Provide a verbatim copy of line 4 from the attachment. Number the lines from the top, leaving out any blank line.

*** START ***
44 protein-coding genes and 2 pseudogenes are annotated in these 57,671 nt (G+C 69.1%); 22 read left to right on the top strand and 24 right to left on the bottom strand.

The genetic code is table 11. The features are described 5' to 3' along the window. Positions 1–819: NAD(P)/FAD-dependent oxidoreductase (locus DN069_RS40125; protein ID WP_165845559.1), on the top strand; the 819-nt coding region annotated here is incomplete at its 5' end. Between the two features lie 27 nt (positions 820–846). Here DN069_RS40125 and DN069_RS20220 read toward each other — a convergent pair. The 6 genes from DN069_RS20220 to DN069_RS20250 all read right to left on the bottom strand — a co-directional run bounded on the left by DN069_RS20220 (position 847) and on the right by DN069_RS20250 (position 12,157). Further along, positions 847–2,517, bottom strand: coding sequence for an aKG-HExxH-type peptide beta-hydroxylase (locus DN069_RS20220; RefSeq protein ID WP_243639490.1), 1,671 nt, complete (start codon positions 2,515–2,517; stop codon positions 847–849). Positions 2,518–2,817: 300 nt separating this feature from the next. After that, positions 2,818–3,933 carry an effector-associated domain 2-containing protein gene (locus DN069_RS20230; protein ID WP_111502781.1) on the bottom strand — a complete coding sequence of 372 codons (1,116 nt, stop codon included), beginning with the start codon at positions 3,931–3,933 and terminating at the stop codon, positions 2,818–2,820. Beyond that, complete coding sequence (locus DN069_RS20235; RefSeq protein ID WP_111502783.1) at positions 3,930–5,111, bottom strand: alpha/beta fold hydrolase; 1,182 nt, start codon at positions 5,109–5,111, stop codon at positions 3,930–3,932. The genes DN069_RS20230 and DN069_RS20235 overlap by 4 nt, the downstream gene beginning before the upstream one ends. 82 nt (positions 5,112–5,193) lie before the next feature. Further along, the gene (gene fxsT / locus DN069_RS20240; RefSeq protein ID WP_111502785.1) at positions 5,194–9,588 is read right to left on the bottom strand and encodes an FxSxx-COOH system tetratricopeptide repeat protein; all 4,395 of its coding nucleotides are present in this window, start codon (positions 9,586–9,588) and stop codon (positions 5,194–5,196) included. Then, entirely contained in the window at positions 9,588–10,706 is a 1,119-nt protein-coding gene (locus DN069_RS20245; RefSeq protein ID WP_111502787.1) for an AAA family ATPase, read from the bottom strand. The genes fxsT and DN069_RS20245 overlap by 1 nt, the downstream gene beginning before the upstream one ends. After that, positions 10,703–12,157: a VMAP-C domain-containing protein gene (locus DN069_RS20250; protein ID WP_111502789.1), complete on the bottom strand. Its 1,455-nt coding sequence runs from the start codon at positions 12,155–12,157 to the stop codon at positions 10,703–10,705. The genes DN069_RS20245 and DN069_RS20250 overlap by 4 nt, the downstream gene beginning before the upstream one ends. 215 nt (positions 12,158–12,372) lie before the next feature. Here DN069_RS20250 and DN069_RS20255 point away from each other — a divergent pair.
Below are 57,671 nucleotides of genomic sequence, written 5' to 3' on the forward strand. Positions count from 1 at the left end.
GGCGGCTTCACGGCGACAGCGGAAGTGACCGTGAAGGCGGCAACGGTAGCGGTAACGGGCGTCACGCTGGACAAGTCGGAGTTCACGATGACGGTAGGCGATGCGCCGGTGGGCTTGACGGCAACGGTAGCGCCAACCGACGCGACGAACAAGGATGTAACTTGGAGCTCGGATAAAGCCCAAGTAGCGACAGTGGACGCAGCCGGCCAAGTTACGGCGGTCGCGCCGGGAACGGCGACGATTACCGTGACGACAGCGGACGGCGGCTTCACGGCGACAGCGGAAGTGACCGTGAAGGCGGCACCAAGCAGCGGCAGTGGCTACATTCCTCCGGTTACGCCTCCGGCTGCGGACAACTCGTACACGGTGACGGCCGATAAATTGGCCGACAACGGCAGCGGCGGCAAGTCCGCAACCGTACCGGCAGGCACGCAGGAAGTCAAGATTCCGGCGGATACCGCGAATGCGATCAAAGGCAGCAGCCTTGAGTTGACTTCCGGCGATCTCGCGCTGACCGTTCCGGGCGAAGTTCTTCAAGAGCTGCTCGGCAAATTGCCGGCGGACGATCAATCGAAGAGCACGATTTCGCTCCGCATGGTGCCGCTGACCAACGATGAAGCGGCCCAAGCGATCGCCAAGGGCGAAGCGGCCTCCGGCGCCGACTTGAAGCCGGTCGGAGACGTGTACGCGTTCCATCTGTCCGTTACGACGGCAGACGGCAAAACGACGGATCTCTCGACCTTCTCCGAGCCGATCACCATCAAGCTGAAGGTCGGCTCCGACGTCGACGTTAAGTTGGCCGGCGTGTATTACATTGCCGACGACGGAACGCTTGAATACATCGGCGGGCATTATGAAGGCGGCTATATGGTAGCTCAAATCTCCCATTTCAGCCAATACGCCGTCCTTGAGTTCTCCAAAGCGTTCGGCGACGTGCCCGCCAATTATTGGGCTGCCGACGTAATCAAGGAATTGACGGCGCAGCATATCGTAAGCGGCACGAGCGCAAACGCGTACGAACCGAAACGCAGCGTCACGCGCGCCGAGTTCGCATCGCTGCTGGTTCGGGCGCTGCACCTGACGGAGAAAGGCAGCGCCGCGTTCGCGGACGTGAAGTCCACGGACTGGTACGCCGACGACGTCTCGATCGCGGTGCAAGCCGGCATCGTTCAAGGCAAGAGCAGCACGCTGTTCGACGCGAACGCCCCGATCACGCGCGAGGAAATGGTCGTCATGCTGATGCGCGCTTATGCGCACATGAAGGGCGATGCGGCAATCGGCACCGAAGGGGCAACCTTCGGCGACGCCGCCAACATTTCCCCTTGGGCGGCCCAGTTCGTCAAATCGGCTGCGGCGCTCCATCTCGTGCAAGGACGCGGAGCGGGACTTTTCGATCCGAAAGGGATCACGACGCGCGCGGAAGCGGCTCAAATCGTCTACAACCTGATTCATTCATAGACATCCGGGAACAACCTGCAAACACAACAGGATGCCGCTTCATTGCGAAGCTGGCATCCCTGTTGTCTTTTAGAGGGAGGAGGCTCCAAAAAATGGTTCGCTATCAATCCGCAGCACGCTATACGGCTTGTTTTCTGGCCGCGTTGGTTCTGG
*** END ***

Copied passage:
GGCGGCTTCACGGCGACAGCGGAAGTGACCGTGAAGGCGGCAACGGTAGCGGTAACGGGCGTCACGCTGGACAAGTCGGAGTTCACGATGACGGTAGGCGATGCGCCGGTGGGCTTGACGGCAACGGTAGCGCCAACCGACGCGACGAACAAGGATGTAACTTGGAGCTCGGATAAAGCCCAAGTAGCGACAGTGGACGCAGCCGGCCAAGTTACGGCGGTCGCGCCGGGAACGGCGACGATTACCGTGACGACAGCGGACGGCGGCTTCACGGCGACAGCGGAAGTGACCGTGAAGGCGGCACCAAGCAGCGGCAGTGGCTACATTCCTCCGGTTACGCCTCCGGCTGCGGACAACTCGTACACGGTGACGGCCGATAAATTGGCCGACAACGGCAGCGGCGGCAAGTCCGCAACCGTACCGGCAGGCACGCAGGAAGTCAAGATTCCGGCGGATACCGCGAATGCGATCAAAGGCAGCAGCCTTGAGTTGACTTCCGGCGATCTCGCGCTGACCGTTCCGGGCGAAGTTCTTCAAGAGCTGCTCGGCAAATTGCCGGCGGACGATCAATCGAAGAGCACGATTTCGCTCCGCATGGTGCCGCTGACCAACGATGAAGCGGCCCAAGCGATCGCCAAGGGCGAAGCGGCCTCCGGCGCCGACTTGAAGCCGGTCGGAGACGTGTACGCGTTCCATCTGTCCGTTACGACGGCAGACGGCAAAACGACGGATCTCTCGACCTTCTCCGAGCCGATCACCATCAAGCTGAAGGTCGGCTCCGACGTCGACGTTAAGTTGGCCGGCGTGTATTACATTGCCGACGACGGAACGCTTGAATACATCGGCGGGCATTATGAAGGCGGCTATATGGTAGCTCAAATCTCCCATTTCAGCCAATACGCCGTCCTTGAGTTCTCCAAAGCGTTCGGCGACGTGCCCGCCAATTATTGGGCTGCCGACGTAATCAAGGAATTGACGGCGCAGCATATCGTAAGCGGCACGAGCGCAAACGCGTACGAACCGAAACGCAGCGTCACGCGCGCCGAGTTCGCATCGCTGCTGGTTCGGGCGCTGCACCTGACGGAGAAAGGCAGCGCCGCGTTCGCGGACGTGAAGTCCACGGACTGGTACGCCGACGACGTCTCGATCGCGGTGCAAGCCGGCATCGTTCAAGGCAAGAGCAGCACGCTGTTCGACGCGAACGCCCCGATCACGCGCGAGGAAATGGTCGTCATGCTGATGCGCGCTTATGCGCACATGAAGGGCGATGCGGCAATCGGCACCGAAGGGGCAACCTTCGGCGACGCCGCCAACATTTCCCCTTGGGCGGCCCAGTTCGTCAAATCGGCTGCGGCGCTCCATCTCGTGCAAGGACGCGGAGCGGGACTTTTCGATCCGAAAGGGATCACGACGCGCGCGGAAGCGGCTCAAATCGTCTACAACCTGATTCATTCATAGACATCCGGGAACAACCTGCAAACACAACAGGATGCCGCTTCATTGCGAAGCTGGCATCCCTGTTGTCTTTTAGAGGGAGGAGGCTCCAAAAAATGGTTCGCTATCAATCCGCAGCACGCTATACGGCTTGTTTTCTGGCCGCGTTGGTTCTGG